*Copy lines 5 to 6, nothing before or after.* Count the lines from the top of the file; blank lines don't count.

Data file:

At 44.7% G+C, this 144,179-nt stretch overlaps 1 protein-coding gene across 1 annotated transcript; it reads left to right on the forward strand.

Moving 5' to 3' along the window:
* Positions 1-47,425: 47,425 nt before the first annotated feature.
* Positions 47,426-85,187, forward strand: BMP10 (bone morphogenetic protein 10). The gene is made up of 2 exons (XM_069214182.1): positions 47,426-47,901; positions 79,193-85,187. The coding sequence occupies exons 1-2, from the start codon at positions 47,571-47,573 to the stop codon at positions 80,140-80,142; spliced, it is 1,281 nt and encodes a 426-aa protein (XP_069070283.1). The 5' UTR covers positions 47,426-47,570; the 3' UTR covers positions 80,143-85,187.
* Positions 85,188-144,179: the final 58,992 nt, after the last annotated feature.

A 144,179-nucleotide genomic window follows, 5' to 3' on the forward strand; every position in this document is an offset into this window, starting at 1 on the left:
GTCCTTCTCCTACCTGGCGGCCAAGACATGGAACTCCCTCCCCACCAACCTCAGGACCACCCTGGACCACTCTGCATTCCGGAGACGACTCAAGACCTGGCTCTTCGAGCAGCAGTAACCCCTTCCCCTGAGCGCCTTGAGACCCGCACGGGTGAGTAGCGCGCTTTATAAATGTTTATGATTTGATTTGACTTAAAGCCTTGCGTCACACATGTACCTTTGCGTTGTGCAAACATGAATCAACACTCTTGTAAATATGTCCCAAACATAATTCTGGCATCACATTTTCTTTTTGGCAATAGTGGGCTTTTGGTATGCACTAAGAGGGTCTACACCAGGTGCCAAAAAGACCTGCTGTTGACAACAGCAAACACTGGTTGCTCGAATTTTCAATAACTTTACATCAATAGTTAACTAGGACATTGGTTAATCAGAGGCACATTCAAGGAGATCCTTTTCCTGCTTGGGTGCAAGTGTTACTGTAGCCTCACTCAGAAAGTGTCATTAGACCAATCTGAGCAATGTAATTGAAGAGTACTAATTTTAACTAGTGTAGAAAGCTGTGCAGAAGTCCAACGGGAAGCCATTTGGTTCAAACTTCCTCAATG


* Positions 85,188-144,179: the final 58,992 nt, after the last annotated feature.

A 144,179-nucleotide genomic window follows, 5' to 3' on the forward strand; every position in this document is an offset into this window, starting at 1 on the left: